If you need to edit or add another connection, open your FTP step, click on "Select accounts", and then either click to add a new account, or edit the existing one.

After editing your connection settings, click the refresh button to have the step re-connect with the new settings.

Creating a new file each time

The main option at the top of the step allows you to switch between creating a new file, and overwriting a file.

Creating a new file in the root folder

When creating a new file, you have a few settings to fill out:

  • The format of the file
  • The name of the file
  • What folder to place the file within.
Available file formats to create

JSON Files

JSON files generated have their array as the top level element. Each row will be converted into an object, and then each row-object will be comma separated in the top level array.

Given data in Parabola that looks like this:

You can expect JSON that looks like this:

Excel Files

Excel files that are created by this step are in the .xlsx format. They will have no additional formatting applied.

Naming a file

In the field for the name of your file, you can type anything that you'd like to name your file. Do not include the extension, as one will be automatically added by the step, according to the format you have chosen.

If you put "my file.csv" in the file name field, and then have the step create a CSV file, it will ultimately be named "my file.csv.csv" in your FTP server.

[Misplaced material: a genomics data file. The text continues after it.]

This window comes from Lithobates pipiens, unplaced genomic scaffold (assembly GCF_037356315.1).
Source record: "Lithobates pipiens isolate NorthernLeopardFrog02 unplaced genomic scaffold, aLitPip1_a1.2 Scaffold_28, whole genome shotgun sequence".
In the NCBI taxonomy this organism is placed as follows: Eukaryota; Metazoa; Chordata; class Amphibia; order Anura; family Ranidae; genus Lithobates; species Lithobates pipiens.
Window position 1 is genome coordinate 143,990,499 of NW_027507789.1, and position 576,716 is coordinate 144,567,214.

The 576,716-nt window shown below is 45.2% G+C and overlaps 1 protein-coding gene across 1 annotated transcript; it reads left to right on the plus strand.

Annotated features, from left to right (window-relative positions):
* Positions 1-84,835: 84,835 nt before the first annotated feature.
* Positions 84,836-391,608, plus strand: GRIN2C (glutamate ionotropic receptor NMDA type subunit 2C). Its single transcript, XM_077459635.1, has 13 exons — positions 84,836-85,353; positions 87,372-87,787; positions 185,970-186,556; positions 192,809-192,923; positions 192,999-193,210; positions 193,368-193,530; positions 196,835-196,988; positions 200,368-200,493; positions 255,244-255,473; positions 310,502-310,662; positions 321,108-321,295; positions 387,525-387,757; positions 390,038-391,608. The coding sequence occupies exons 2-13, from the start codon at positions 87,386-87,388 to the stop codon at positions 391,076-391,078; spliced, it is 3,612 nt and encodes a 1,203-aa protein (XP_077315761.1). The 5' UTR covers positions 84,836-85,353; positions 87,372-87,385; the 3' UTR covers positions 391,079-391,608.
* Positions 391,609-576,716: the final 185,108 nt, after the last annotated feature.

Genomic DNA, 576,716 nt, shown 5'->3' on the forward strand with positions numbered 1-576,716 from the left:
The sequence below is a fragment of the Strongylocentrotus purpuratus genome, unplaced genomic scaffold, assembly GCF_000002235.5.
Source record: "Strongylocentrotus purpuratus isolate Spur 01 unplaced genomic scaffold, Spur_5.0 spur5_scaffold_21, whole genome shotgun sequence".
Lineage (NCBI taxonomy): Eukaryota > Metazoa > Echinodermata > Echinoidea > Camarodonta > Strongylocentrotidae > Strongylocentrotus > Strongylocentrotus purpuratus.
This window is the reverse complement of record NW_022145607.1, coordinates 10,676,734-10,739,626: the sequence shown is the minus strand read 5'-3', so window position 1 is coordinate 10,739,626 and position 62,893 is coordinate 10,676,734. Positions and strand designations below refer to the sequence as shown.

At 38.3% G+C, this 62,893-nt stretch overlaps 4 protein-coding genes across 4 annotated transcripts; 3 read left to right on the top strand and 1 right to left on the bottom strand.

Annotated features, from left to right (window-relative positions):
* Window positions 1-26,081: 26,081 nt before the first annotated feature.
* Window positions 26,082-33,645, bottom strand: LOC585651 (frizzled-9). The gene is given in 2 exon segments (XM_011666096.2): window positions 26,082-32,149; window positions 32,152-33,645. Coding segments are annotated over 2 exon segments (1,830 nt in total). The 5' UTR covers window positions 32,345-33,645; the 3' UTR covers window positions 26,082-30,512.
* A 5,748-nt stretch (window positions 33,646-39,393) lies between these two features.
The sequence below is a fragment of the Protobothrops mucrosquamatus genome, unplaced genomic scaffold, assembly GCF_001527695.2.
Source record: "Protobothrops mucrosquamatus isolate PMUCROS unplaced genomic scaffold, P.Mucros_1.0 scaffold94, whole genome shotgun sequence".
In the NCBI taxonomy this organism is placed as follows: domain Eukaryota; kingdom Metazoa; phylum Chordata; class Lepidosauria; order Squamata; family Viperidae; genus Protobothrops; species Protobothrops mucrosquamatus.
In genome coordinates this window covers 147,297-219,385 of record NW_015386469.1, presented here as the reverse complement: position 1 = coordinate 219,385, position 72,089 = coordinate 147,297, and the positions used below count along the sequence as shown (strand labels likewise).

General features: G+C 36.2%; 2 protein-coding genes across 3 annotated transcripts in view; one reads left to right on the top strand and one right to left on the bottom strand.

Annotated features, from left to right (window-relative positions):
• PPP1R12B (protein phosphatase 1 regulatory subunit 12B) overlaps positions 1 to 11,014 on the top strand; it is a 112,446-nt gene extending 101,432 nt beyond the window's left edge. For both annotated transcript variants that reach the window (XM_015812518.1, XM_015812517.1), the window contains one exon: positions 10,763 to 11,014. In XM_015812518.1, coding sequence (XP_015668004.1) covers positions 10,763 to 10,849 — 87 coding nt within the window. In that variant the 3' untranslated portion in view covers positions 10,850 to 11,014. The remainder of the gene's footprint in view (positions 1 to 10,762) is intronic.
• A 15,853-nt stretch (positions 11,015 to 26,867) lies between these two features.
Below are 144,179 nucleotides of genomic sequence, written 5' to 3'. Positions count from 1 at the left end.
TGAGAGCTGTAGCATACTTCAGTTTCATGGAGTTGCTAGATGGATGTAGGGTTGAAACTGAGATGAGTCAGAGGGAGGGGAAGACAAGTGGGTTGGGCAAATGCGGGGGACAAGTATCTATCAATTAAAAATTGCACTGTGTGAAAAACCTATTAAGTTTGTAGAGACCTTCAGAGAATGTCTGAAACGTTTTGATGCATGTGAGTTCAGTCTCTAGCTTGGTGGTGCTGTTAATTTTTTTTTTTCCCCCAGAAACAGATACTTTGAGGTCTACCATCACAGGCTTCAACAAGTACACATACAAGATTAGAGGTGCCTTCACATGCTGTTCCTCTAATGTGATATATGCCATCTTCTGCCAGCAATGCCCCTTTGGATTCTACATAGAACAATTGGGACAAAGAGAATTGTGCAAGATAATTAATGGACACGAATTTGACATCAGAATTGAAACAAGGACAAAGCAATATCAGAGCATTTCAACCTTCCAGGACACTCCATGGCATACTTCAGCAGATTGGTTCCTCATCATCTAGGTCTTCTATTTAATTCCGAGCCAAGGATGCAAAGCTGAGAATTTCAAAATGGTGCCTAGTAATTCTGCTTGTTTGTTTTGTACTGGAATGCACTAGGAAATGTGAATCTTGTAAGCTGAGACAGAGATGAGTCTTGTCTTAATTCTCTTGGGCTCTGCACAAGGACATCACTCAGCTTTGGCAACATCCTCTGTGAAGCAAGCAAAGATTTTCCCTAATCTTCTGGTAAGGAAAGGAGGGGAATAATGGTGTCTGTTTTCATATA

Most servers will not be happy if you try to name a file, and that name already exists in that folder. To get around this, you can use merge tags to add dates and time to your file name. Anywhere you place that tag in the name field, the date of the run will be inserted in the following formats:

  • {date} YYYY-MM-DD
  • {dateNoDash} YYYYMMDD
  • {dateTime} YYYY-MM-DD HH:MM:SS

All dates and times are in UTC timezone.

Selecting a folder to put the file in

The final setting is used to indicate where the file should go.

The root of your server will be at / and any other folder will start with / as well. If you have a folder named "reports" that is located in the Root folder, then you would use /reports in the folder field.

Overwriting a file

The main option at the top of the step allows you to switch between creating a new file or overwriting a file.

Overwriting a file is simple - enter the path to the file to overwrite each time, and the format for the new data inside that file.

Selecting a format

It is best to select the format of the file that it's extension indicates. Because the data is fully replaced within the file, the format that Parabola sends does not strictly need to match the format that the name of the file indicates.

For example, you could send CSV data to a file named jobs.txt and it would work fine. But having an extension on a file that does not represent how it should be used or read can cause issues down the line.

Selecting a file to overwrite

The final setting is used to indicate the path to the file to overwrite.

Paths should always start with a / which is the root folder. From there, you can add more folders (or not), and end with the file name and its extension.

In the image above, we are targeting a file named customers.csv which is in the root folder. If that file was in a sub folder named crm, then the path would look like this:

Integration: 

Facebook Ads

Use the Pull from Facebook Ads step to connect to any Facebook Ads account and pull in custom reports or columns and breakdowns.

Connect your Facebook Ads account

Double-click on the reviewing in webflow step and click the blue button to "Login with Facebook". A pop-up window will appear asking you to log in to your Facebook account to connect your data to Parabola.